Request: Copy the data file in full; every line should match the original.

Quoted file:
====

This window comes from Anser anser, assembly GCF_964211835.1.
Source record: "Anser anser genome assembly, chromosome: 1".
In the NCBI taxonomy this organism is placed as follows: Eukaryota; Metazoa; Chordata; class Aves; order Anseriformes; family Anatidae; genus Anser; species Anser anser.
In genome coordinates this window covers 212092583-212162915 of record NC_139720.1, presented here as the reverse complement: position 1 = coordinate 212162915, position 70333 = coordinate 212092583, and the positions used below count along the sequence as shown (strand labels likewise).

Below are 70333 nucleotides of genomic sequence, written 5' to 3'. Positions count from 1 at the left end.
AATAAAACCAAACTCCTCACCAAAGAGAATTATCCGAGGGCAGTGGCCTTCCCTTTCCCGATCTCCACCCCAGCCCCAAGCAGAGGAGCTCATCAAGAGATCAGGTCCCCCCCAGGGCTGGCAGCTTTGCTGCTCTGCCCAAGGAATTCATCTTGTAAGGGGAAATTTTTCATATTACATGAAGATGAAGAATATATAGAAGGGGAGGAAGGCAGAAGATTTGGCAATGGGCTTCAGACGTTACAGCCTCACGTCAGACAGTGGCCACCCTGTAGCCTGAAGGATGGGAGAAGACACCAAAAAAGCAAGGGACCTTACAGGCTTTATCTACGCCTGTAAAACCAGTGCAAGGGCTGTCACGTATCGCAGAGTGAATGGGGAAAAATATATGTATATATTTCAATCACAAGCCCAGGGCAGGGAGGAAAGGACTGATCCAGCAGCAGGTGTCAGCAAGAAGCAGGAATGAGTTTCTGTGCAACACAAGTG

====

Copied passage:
This window comes from Anser anser, assembly GCF_964211835.1.
Source record: "Anser anser genome assembly, chromosome: 1".
In the NCBI taxonomy this organism is placed as follows: Eukaryota; Metazoa; Chordata; class Aves; order Anseriformes; family Anatidae; genus Anser; species Anser anser.
In genome coordinates this window covers 212092583-212162915 of record NC_139720.1, presented here as the reverse complement: position 1 = coordinate 212162915, position 70333 = coordinate 212092583, and the positions used below count along the sequence as shown (strand labels likewise).

Below are 70333 nucleotides of genomic sequence, written 5' to 3'. Positions count from 1 at the left end.
AATAAAACCAAACTCCTCACCAAAGAGAATTATCCGAGGGCAGTGGCCTTCCCTTTCCCGATCTCCACCCCAGCCCCAAGCAGAGGAGCTCATCAAGAGATCAGGTCCCCCCCAGGGCTGGCAGCTTTGCTGCTCTGCCCAAGGAATTCATCTTGTAAGGGGAAATTTTTCATATTACATGAAGATGAAGAATATATAGAAGGGGAGGAAGGCAGAAGATTTGGCAATGGGCTTCAGACGTTACAGCCTCACGTCAGACAGTGGCCACCCTGTAGCCTGAAGGATGGGAGAAGACACCAAAAAAGCAAGGGACCTTACAGGCTTTATCTACGCCTGTAAAACCAGTGCAAGGGCTGTCACGTATCGCAGAGTGAATGGGGAAAAATATATGTATATATTTCAATCACAAGCCCAGGGCAGGGAGGAAAGGACTGATCCAGCAGCAGGTGTCAGCAAGAAGCAGGAATGAGTTTCTGTGCAACACAAGTG